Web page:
Which brings me to the next point: the Word’s own view of the words. 

Jesus and the Bible

Christ himself presents us with the Word.

What Did Jesus Say? I’ve written before that it’s rather misleading to pit Jesus against the OT, or the “red letters” against the black letter sections of the Bible, given his own view of it. Once again, consider:

Is it not written in your Law, “I said, you are gods”? If he called them gods to whom the word of God came—and Scripture cannot be broken— do you say of him whom the Father consecrated and sent into the world, “You are blaspheming,” because I said, “I am the Son of God”? (John 10:34-36)

Not only is Jesus not squeamish about equating the Old Testament Scripture with the “Word of God”, he re-emphasizes their inviolability and authority by adding that they can’t be “broken.” Passages like this could be multiplied ad nauseam. In this he is followed by all of the apostles.

But instead of just repeating myself, J.I. Packer has some wisdom for us on this point:

But who is this Christ, the Judge of Scripture? Not the Christ of the New Testament and of history. That Christ does not judge Scripture; he obeys it and fulfills it. Certainly, He is the final authority of the whole of it. Certainly, He is the final authority for Christians; that is precisely why Christians are bound to acknowledge the authority of Scripture. Christ teaches them to do so.

A Christ who permits His followers to set Him up as the Judge of Scripture, One by whom its authority must be confirmed before it becomes binding and by whose adverse sentence it is in places annulled, is a Christ of human imagination, made in the theologian’s own image, One whose attitude to Scripture is the opposite to that of the Christ of history. If the construction of such a Christ is not a breach of the second commandment, it is hard to see what is.

“Fundamentalism” and the Word of God, 61–62 (HT: Matt Smethurst)

In other words, if Jesus identifies the Scriptures as God’s Word, why are we so squeamish about following suit?

The Trinitarian Word – Finally, this approach is confused because in doesn’t see that the Bible is the Trinitarian Word of God. Michael Horton calls our attention to the Trinitarian coordinates of inspiration in The Christian Faith. Reminding us of the structure of all trinitarian actions he writes “In every work of the Godhead, the Father speaks in the Son and by the perfecting agency of the Spirit.” (pg. 156) The Bible is the “Word of God” because in all the Law, the narratives, the Psalm, Prophets, Gospels, and Epistles we hear the Father testifying to the Son (John 5:39) by way of the power of the Spirit (2 Pet. 1:21).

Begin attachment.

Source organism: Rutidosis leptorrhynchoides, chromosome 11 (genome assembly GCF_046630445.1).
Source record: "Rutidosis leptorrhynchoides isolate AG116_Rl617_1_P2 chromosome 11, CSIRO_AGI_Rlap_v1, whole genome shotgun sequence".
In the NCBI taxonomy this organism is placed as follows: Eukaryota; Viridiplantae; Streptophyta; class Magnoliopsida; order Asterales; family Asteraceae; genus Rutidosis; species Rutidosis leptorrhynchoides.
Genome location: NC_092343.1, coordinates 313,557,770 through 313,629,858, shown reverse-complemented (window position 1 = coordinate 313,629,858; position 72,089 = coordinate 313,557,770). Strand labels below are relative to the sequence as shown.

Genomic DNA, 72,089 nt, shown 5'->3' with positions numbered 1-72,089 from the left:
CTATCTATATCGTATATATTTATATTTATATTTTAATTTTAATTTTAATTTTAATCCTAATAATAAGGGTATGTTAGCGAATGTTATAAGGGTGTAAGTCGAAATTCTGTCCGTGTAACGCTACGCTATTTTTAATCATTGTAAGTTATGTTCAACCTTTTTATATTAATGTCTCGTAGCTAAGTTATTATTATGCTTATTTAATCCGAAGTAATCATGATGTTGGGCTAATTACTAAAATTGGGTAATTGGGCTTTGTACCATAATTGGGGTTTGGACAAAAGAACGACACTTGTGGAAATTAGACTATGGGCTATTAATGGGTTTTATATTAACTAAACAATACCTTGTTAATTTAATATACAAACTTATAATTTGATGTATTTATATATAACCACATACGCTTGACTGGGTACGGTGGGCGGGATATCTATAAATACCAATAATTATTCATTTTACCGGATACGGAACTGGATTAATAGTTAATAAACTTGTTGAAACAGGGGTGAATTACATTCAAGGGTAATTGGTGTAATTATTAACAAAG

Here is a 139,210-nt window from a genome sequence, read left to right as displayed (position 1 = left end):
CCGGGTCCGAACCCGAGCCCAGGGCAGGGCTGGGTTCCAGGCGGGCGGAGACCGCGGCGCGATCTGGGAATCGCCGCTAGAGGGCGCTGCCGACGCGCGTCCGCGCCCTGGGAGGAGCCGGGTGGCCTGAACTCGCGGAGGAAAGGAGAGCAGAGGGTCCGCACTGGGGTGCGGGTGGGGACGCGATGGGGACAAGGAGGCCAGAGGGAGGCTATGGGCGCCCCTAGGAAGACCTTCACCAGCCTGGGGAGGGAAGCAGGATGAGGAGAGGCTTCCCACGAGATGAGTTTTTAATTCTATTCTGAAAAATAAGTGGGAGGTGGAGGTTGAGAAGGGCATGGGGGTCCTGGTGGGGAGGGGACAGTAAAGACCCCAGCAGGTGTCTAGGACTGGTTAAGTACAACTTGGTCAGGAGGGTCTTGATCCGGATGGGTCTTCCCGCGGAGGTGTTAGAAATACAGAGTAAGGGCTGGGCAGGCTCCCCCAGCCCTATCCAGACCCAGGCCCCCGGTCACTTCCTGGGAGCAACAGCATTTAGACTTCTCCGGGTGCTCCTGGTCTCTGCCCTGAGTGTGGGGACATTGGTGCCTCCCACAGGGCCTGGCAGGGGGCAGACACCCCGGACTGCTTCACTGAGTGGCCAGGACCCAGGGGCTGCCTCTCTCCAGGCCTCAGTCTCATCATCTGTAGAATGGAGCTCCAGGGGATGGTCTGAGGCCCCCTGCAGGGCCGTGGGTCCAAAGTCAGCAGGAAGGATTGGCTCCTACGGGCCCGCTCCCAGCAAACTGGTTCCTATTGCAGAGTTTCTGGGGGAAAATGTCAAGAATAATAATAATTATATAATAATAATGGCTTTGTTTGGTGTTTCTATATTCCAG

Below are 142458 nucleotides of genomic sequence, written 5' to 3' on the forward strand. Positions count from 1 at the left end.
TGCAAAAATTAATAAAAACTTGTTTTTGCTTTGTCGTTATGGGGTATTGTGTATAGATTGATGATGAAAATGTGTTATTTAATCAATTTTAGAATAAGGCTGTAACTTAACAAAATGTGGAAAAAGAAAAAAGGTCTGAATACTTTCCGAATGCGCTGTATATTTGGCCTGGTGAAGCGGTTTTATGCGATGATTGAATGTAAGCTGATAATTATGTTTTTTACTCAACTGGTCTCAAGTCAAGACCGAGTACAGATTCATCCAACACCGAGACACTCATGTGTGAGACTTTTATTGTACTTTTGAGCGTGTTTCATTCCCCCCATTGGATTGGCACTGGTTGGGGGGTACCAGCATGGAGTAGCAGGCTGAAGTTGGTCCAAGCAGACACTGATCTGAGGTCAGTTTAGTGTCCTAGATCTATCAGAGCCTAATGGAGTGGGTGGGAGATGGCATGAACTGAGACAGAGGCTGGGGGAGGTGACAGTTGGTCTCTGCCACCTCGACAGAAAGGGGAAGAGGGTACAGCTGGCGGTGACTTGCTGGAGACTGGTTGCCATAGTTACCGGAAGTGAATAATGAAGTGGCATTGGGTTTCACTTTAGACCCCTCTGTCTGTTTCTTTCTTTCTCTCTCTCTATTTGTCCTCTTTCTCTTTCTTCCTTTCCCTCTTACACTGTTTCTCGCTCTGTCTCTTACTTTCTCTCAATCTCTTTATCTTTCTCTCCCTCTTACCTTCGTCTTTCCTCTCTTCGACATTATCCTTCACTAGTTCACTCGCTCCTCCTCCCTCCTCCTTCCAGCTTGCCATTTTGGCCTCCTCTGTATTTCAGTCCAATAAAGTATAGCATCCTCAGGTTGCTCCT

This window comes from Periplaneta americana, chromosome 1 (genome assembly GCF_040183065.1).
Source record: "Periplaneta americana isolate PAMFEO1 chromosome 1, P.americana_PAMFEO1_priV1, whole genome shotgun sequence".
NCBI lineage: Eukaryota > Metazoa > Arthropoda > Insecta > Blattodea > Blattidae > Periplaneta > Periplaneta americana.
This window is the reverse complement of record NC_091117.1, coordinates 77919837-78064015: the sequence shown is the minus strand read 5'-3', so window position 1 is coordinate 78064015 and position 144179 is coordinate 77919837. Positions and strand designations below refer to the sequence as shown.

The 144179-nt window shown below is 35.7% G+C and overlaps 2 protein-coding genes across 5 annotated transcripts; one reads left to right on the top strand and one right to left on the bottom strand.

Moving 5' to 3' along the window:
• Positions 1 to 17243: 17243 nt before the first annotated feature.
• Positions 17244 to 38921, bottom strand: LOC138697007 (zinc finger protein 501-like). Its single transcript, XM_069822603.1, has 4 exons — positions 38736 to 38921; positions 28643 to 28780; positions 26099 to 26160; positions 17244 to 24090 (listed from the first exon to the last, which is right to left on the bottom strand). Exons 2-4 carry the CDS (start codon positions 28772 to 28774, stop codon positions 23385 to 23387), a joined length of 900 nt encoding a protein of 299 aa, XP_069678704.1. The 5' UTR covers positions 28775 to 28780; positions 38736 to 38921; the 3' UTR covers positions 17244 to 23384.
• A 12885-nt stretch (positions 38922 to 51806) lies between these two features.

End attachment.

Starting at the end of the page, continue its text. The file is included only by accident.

We can see something like this understanding in Heinrich Bullinger’s Second Helvetic Confession. After calling attention to the locus classicus establishing this doctrine (“All Scripture is inspired by God and profitable for teaching,for reproof,” etc. (II Tim. 3:16–17), Bullinger puts it this way:

SCRIPTURE IS THE WORD OF GOD. Again, the selfsame apostle to the Thessalonians: “When,” says he, “you received the Word of God which you heard from us, you accepted it, not as the word of men but as what it really is, the Word of God,” etc. (I Thess. 2:13.) For the Lord himself has said in the Gospel, “It is not you who speak, but the Spirit of my Father speaking through you”; therefore “he who hears you hears me, and he who rejects me rejects him who sent me” (Matt. 10:20; Luke 10:16; John 13:20). (Chap. 1)

In a sense, it is only as we acknowledge the Bible as the Word of the Father about the Son that we truly see the Son as the Father’s own True Word. It is through the testimony of the Word of God written that we recognize Jesus as the Word of God Incarnate. What’s more, given the current illumination of the text by the Spirit we ought say with Bullinger that “God himself spoke to the fathers, prophets, apostles, and still speaks to us through the Holy Scriptures” about the Son.

At this point I think it becomes clearer that to pit Jesus as the Word of God incarnate against the Bible as the Word of God written is a false choice. It’s not only confused both at the level of language, not the attitude towards the Scripture taught to us by Jesus, but at the deeper level I fear it leads many to denigrate the diverse testimony of God to Christ in Scripture all in the name of elevating him.

So then, is Jesus the Word of God? Yes and Amen. Should we still speak of the Bible as the Word of God? Of course we should–Jesus told us to.

Soli Deo Gloria